I was a theatre major in college, and my main love was musical theatre. I had some success early in my career: summer stock, regional theatre, and a small East Coast tour. The full time jobs were a dream for me, and summer stock was the best training. We’d start rehearsal at 9 a.m. for one show, and we’d perform another show at night. With the children’s theatre or a matinee, we’d perform over eight shows a week. Performing on stage became second nature to me.
I got married in my late twenties, and as I settled down with a full time corporate job, my theatre career fizzled out. The years blurred by, and one day I realized that, not only had I not performed on stage in several years, but the idea filled my chest with dread.
My family used to ask me to sing for them at the holidays, but with my new stage fright, I couldn’t breathe. My knees would shake, and my voice would stick in my throat.
By my late thirties, I found I was mourning a career and a love I hadn’t planned to leave behind.
When I was a young, struggling actress, I had read The Artist’s Way by Julia Cameron. The quote that stuck with me was as follows:
“But do you know how old I will be by the time I learn to really play the piano/act/paint/write a decent play?”
Yes…the same age you will be if you don’t.
So let’s start.
Julia Cameron, The Artist’s Way
This quote stayed with me fifteen years later. I needed to start again. I didn’t know what it meant, but even though it had been several years, I couldn’t give up that part of my life permanently.
I contacted a music director and voice teacher I knew from my theatre days. I wanted to sing again, I told him, but I wanted to learn to sing better than I ever did. I wanted to start over and learn a new technique. His encouraging words warmed my heart that day and gave me hope.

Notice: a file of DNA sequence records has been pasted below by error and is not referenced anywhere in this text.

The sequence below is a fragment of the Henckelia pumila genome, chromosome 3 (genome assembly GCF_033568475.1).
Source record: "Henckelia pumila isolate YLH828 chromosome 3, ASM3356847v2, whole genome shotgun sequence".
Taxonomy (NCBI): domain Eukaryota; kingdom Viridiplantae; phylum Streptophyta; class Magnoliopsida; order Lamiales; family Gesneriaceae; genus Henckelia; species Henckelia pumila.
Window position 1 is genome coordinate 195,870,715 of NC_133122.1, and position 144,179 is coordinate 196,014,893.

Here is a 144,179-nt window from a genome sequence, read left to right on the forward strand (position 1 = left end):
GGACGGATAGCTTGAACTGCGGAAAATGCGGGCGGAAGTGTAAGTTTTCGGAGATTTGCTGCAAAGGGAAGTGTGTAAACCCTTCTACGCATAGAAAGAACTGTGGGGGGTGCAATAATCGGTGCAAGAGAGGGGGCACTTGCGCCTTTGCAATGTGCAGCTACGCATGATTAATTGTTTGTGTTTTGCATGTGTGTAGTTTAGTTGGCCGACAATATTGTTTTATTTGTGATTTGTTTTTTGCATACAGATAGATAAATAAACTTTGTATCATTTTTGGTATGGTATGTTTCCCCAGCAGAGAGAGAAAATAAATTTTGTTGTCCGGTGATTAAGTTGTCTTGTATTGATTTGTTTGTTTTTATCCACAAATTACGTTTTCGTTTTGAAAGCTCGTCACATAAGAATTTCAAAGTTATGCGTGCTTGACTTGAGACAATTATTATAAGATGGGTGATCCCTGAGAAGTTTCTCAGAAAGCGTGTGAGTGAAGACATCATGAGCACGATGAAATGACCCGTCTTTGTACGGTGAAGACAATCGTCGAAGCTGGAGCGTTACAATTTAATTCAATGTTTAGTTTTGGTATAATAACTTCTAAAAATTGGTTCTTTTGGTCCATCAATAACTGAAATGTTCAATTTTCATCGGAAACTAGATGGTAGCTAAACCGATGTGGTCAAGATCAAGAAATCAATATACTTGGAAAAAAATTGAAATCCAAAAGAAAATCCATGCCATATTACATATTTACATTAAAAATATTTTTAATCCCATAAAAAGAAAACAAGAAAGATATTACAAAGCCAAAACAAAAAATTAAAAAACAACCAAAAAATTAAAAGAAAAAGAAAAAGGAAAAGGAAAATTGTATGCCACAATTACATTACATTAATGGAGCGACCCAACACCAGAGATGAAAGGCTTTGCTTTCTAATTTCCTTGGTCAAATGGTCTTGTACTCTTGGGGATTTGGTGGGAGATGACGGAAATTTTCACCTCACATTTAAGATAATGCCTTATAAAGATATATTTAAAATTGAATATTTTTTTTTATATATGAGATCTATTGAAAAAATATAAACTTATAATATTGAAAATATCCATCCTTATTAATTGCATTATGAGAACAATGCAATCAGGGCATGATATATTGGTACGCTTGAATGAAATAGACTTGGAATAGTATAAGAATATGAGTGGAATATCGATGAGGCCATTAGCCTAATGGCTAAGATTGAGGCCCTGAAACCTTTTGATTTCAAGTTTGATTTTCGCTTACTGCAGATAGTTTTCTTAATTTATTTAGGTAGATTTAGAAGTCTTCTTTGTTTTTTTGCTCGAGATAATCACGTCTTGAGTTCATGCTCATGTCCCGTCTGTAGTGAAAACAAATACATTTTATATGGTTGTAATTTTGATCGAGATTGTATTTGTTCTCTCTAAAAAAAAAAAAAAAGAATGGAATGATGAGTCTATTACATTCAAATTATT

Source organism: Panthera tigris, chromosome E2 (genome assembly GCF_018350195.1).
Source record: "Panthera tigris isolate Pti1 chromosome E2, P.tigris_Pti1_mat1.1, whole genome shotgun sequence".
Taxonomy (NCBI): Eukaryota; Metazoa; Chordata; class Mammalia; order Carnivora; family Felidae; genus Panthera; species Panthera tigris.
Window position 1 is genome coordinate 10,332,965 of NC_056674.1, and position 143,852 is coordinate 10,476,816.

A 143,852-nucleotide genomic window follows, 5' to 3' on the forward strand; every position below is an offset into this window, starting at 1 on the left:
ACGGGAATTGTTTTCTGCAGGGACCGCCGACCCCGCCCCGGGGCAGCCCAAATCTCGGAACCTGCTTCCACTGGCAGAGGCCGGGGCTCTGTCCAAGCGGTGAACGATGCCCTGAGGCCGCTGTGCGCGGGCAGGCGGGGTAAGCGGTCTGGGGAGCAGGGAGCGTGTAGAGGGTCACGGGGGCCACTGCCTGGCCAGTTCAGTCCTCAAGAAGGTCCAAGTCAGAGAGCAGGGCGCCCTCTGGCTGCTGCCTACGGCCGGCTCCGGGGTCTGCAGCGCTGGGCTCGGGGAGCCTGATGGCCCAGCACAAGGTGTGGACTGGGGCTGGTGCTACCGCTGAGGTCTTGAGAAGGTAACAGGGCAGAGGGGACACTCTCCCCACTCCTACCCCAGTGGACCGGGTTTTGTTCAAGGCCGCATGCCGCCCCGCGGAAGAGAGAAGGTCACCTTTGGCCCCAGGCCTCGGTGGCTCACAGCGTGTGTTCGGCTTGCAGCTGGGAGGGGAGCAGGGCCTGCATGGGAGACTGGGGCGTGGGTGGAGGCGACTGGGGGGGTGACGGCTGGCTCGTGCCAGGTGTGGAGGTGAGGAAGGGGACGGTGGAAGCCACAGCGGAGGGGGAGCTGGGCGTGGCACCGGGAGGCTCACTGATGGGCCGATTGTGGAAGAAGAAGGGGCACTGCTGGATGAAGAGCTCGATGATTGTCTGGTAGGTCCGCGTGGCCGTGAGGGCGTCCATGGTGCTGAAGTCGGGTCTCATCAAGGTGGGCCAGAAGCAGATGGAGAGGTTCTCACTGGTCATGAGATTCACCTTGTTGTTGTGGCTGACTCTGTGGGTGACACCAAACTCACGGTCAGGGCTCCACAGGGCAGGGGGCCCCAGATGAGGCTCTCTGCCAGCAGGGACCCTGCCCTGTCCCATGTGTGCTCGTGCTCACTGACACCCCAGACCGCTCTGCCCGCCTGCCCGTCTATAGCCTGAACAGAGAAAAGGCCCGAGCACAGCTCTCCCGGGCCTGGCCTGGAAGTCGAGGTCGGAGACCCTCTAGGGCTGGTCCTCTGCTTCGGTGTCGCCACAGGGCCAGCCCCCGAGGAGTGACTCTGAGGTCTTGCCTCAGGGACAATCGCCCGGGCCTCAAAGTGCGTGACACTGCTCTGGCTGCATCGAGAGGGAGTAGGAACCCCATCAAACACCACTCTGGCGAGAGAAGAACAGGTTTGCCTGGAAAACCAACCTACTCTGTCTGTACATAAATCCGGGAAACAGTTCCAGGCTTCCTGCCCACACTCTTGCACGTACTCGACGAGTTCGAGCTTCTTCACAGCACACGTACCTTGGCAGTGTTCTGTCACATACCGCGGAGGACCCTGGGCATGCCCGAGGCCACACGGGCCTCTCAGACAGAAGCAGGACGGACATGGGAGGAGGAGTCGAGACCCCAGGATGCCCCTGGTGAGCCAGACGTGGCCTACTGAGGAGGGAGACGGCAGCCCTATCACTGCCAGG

What could I commit? 30 minutes every other week. It was all I could manage with my full time job and other commitments.
We started off slowly, and it has been a few years of practice and diligence. I’ve also discovered that I can have the most stressful week, and after a voice lesson, it all goes away. That 30 minutes provides a reset and a light to get me through the rest of the days. I’ve learned that it doesn’t have to be a full-out theatre career for me to tap into that pure joy musical theatre always brought me in the past.
And I am learning! I am grateful to work with such a great teacher. He is so patient and precise with his method. He has guided me through very specific exercises to pinpoint my sound, strengthen my voice, and expand my range. When he recommends an adjustment, I’m amazed at how it opens a window in my voice.
I’m not sure what is next. I might join a choir or a cabaret. I think I need to step on a stage again. I struggle with feeling tired at the end of the day. How will I find the energy to sing and memorize lines and choreography again? And I need to brave the world of auditioning again…I’ll let you know how it goes.
A friend of mine mentioned she had set aside her love of baking while her kids were little. Another friend has missed his time to paint. What have you set aside because the rest of your life has taken priority? Is it time to start again in a new way?